Friday, October 9, 2009

Finalizing the Carbs

As the Knuckledragger nears completion, here is a little info on the Linkert carbs it is fitted with:

Alcohol in a Linkert carb? Yes, it has been done before. As it happens, world record setting motorcycle drag racer from the mid '50s, Lloyd Krant, ran Linkerts on his Knuckle drag bike. And thanks to a blog post in which I mentioned Lloyd, his son Guy contacted me, revealing priceless technical details of his father's bike "The Giant Killer." Some of this info includes such tidbits as the fuel mixture Lloyd preferred (30% nitro/70% alcohol) right down to the jets sizes he used.

Keeping in mind that you need to be able to flow roughly twice as much volume for Alcohol as you would running gasoline, a few modifications were in order. When I got the "Whizzer" gas tank, I had a pair of bungs with 3/8" pipe thread welded in, and installed the largest brass petcocks I could find. (BTW - these were donated by Kevin at Bass Metal Craft - thanks again Kevin)

Next up were the needle and seat. I started with a couple of generic aftermarket seats, and machined the round holes that allow fuel from the needle to the bowl into rectangular ports. The picture below shows the stock one on top and the modified one below.

From there I chucked them up in a lathe and turned down the inlet end to take a 3/8" hose instead of the stock screw on fitting. I also chose to lap a pair of old stock steel needles to the new seats rather than take the chance that the aftermarket "Viton" tipped needles would deteriorate from the alcohol.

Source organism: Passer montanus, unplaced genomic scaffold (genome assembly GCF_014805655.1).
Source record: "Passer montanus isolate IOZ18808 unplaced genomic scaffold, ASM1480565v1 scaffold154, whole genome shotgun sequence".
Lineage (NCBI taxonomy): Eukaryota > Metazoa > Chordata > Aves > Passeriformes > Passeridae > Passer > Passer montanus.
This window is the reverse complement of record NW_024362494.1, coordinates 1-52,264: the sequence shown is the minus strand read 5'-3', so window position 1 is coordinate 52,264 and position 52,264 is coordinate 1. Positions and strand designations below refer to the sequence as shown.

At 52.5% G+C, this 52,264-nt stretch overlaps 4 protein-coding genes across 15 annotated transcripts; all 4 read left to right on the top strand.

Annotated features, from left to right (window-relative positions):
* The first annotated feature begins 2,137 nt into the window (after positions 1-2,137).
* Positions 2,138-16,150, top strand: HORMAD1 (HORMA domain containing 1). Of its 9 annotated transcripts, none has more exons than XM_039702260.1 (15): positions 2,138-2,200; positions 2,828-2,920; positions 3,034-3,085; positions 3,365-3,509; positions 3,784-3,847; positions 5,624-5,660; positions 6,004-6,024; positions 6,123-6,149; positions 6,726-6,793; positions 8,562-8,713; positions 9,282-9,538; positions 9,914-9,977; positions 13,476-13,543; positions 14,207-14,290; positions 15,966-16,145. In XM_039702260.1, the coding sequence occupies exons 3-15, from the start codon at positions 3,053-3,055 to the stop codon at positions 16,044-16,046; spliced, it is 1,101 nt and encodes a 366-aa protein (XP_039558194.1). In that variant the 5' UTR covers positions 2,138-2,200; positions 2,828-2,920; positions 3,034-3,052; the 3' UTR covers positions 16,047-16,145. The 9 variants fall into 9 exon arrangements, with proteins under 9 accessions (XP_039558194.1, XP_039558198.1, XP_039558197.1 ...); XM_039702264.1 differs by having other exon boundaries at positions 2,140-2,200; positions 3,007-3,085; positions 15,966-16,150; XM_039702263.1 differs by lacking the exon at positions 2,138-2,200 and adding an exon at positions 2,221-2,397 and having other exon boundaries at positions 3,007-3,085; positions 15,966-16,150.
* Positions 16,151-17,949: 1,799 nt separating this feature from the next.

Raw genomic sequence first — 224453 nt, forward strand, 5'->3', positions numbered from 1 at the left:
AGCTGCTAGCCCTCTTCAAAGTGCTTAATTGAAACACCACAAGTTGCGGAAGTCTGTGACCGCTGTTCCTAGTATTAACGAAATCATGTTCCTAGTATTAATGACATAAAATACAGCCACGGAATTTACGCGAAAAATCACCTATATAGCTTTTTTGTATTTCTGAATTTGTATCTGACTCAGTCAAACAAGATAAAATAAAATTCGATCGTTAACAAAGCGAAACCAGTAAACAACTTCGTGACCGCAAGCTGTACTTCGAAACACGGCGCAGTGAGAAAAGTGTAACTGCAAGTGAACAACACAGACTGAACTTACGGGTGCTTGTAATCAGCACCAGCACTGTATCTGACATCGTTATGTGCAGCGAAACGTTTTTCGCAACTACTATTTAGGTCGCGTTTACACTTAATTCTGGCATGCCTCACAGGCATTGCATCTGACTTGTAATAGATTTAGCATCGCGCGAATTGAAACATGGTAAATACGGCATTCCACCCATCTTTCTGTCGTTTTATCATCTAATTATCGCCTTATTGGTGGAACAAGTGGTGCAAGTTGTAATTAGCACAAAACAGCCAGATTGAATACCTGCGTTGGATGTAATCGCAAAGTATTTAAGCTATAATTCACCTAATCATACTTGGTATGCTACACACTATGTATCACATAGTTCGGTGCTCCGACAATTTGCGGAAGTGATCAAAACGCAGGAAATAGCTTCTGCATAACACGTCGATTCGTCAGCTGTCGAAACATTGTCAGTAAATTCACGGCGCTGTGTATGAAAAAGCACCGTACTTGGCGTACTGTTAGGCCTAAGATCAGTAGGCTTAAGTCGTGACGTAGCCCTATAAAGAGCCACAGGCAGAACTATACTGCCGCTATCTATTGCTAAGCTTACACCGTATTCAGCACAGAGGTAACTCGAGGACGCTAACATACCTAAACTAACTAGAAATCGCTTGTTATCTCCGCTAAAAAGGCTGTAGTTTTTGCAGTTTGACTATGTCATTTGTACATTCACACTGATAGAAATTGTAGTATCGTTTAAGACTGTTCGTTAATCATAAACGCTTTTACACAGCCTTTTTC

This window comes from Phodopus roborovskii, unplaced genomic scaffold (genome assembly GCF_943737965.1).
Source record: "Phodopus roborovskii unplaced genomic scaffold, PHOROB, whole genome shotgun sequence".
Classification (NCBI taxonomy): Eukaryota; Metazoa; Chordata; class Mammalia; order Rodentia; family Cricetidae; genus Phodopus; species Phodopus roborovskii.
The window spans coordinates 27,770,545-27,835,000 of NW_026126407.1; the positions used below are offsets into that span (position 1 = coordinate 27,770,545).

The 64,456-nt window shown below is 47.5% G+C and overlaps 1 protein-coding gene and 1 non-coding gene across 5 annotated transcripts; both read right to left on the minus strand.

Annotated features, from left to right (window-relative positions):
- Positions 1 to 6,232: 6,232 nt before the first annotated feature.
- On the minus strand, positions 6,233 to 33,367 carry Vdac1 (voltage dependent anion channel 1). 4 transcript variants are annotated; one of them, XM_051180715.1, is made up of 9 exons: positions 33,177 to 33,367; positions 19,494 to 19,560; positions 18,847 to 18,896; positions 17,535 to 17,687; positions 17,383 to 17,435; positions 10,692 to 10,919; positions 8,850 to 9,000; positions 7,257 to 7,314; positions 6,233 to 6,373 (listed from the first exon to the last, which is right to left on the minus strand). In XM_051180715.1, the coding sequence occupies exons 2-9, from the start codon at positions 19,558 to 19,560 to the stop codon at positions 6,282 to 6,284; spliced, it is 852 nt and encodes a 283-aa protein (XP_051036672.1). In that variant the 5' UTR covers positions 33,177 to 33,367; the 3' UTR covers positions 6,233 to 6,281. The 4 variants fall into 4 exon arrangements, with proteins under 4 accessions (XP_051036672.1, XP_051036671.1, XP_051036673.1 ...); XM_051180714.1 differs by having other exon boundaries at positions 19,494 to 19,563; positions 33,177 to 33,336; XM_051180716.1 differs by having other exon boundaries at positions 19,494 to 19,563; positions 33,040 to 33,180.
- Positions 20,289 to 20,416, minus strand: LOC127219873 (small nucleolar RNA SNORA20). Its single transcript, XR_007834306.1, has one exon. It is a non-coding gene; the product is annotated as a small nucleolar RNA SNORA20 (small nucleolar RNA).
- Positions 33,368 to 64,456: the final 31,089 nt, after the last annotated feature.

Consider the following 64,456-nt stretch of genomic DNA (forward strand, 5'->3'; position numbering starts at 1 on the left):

The floats were up next. I happened to have a pair of used brass floats left over from when Kokesh Motorcycle was manufacturing them. These provide the added advantage that I know they don't leak. If you detect a hint of my distrust of aftermarket parts, let me assure you that it is well founded.

Since alcohol also has a different specific gravity than gasoline, the float level needed to be addressed. The float level for a stock (cork) float is 1/4" for gasoline. Due to its heavier weight, a brass float needs to be set at 5/16" to 3/8" for gas. I chose to do a mock up on the float bowl assembly to be sure that 1) I got the fuel level right, and 2) the needle and seat actually seal. As you can see from the picture below, no expense was spared on the test fixtures. (that was sarcasm, in case you hadn't noticed)

As it turns out, the specific gravity difference and the weight difference of the float very nearly cancel each other out. I wound up with a float level of 9/32" (compared to the stock 1/4"). Increased fuel flow in the carbs are via addition of a fixed jet (like an M74) along with the stock adjustable mains. Below are the finished carbs mounted on the bike.

If these carbs look exotic, it is mostly due to the mods performed on the bodies. These started as run of the mill M35 Linkerts, from which the choke assembly was removed. In its place a steel ring which acts as an air inlet guide was installed. This necessitated the use of Flathead style side fill float bowls. Each carb also received a new, larger M74 veturi from Colony.

How do they work? Hopefully I can tell you soon.

1 comment:

Joe Jewett said...

Wow, nice work! Thanks for the update. It's going to be kind of hard to race this beast with snow and ice on the track!